We will continue to inspire, entertain and fly again.

Society, government, healthcare, the economy, our lifestyles and more will change. No one knows exactly what will come, but crisis moments also present opportunity, especially for events like ours.

Dr. Christine Van Winkle, Chair of the Travel and Tourism Research Association, feels confident that events will be embraced in the aftermath of the COVID-19 crisis. She recently wrote, “This pandemic, like others, will eventually taper off. When that happens, festivals and events will be an important part of recovery.”

As an example, Christine says, “After SARS took its toll on Toronto in 2003, a SARS benefit concert featuring the Rolling Stones, Rush and other high-profile artists helped to bring visitors back to the city.” She explains, “Festivals and events contribute to our sense of place and our sense of community, both of which will need fostering following the COVID-19 pandemic.”

Van Winkle feels the public will be supportive when this is over, pointing out, “We have a lot to gain from showing acts of support towards festival and event organizers. We can also bear in mind the power of celebrating with friends, family and community at future in-person gatherings.”

History and research back her, “Events play an important role in community life and research has repeatedly shown that attending festivals and community events has many benefits. In a study examining the social impact of events, my colleagues and I found that attending festivals is related to a sense of emotional connection. By coming together to share in a common experience, we build stronger, more resilient communities.”

Your ticket holders may be disappointed by a cancellation, some will want refunds, but a good number of them will want to support your event in the aftermath. Van Winkle says many will, “…consider donating, volunteering or reaching out to the organization to express support and signal readiness to attend events once circumstances change. These acts of giving can also improve our well-being.”

Mary Frances Berry, professor of American Social Thought at the University of Pennsylvania, agrees with Van Winkle saying, “After the disastrous 1918-19 Spanish flu and the end of World War I, many Americans sought entertainment. Probably, given past behavior, when this pandemic is over, human beings will respond with the same sense of relief and a search for community, relief from stress and pleasure.”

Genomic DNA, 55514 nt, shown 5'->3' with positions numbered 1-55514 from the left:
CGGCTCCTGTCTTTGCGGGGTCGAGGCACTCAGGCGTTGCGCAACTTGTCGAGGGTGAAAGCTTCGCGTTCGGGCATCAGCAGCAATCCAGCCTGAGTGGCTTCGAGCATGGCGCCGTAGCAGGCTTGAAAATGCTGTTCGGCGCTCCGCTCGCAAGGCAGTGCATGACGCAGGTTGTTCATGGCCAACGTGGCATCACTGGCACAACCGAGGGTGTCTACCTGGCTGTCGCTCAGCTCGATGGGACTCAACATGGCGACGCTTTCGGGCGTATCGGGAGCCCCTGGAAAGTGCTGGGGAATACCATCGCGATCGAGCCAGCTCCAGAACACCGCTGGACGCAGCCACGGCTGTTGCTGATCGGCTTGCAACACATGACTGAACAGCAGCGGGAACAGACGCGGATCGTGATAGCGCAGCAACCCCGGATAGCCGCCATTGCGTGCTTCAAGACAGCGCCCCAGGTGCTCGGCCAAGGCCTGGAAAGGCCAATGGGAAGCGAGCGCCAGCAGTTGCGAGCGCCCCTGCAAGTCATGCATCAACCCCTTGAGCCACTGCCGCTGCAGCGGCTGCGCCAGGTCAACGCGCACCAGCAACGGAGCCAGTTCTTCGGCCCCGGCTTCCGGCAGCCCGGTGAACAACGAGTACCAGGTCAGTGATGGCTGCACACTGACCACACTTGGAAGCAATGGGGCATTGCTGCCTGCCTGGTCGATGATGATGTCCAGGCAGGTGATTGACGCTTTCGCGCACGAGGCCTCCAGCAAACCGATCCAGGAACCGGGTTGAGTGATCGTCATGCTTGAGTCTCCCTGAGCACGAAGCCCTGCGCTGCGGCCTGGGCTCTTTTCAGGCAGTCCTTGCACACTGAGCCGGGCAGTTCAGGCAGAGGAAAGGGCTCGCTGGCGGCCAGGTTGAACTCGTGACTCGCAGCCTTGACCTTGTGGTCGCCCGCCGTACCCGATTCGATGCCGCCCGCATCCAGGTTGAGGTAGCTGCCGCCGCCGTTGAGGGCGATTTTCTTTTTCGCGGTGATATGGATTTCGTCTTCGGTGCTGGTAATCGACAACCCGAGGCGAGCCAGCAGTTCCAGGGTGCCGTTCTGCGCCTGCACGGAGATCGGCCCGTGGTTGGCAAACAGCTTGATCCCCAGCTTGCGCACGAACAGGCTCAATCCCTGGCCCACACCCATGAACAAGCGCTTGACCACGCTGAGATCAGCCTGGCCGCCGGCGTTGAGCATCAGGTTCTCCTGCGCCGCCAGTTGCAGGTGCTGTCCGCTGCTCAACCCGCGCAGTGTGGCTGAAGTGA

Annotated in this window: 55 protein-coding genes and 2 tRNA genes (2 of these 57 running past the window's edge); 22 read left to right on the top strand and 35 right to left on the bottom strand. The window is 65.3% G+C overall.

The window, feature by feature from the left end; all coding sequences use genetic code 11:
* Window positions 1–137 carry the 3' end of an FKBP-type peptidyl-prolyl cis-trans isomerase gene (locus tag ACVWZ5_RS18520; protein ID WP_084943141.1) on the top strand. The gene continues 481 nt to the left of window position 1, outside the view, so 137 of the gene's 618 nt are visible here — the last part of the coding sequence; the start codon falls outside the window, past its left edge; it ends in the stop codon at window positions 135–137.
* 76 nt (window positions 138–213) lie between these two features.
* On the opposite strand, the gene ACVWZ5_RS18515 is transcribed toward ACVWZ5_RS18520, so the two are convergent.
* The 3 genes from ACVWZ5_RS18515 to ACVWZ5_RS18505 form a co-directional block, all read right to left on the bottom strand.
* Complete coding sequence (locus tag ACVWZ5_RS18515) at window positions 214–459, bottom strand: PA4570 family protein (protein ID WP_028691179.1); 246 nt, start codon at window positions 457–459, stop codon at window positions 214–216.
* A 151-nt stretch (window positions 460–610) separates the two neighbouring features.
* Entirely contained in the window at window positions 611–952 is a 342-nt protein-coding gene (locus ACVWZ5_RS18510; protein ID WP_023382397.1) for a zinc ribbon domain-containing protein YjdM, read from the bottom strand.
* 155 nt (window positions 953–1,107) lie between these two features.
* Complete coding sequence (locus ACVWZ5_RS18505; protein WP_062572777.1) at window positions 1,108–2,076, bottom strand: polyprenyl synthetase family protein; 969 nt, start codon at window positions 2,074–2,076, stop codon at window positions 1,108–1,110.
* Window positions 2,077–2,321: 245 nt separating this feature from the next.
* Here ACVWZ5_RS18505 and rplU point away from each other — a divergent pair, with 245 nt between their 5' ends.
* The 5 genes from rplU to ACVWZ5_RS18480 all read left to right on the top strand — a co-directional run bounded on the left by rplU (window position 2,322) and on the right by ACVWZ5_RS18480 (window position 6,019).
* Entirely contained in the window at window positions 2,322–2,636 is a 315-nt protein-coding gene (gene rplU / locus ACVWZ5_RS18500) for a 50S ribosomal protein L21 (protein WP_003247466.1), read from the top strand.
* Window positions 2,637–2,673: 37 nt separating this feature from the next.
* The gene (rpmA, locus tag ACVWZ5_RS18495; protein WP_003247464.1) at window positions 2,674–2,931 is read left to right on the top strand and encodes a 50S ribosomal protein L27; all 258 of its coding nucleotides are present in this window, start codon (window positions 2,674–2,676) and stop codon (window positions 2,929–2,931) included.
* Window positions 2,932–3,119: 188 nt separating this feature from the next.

Alexandra Lange, architecture critic at Curbed says, “Society might come out of the pandemic valuing big spaces even more, not only as the backdrop to major events and active uses, but as an opportunity to be together visually. After this is all over, I would love to see more public investment in open, accessible, all-weather places to gather, even after we no longer need to stay six feet apart.”



After 9/11, the world focused on counterterrorism. After COVID-19, attention may shift to public health. If so, the world and your community will not be the same in the aftermath. Our industry will have to make adjustments, it will not be business as usual. Pandemics can bring permanent social change. People, businesses, and institutions have been quick to adopt or call for practices that they might once have dragged their heels on. As long as the virus persists somewhere, the public is painfully aware that there’s a chance that one infected person could reignite things. It’s likely, then, that the crisis will be a part of life for at least a year, if not much longer. Health authorities will work with that in mind, as well, and your attendees will want it.  A lot of the measures implemented during the crisis will stick. Event cleanliness and social distancing will still be a factor. Making more room in VIP areas, keeping restrooms cleaner, emptying garbage and recycling containers more often, providing sanitizers, as well as better food preparation and self-serve condiment areas will be bigger priorities for ticket buyers. The pandemic may have changed our way of looking at ourselves.



The crisis has brought a new kind of patriotism, according to Mark Lawrence Schrad, associate professor of political science Villanova University near Philadelphia. He says, “America has long equated patriotism with the armed forces. But you can’t shoot a virus. Those on the frontlines against coronavirus aren’t conscripts, mercenaries or enlisted men; they are our doctors, nurses, pharmacists, teachers, caregivers, store clerks, utility workers, small-business owners and employees. When all is said and done, perhaps we will recognize their sacrifice as true patriotism, saluting our doctors and nurses.”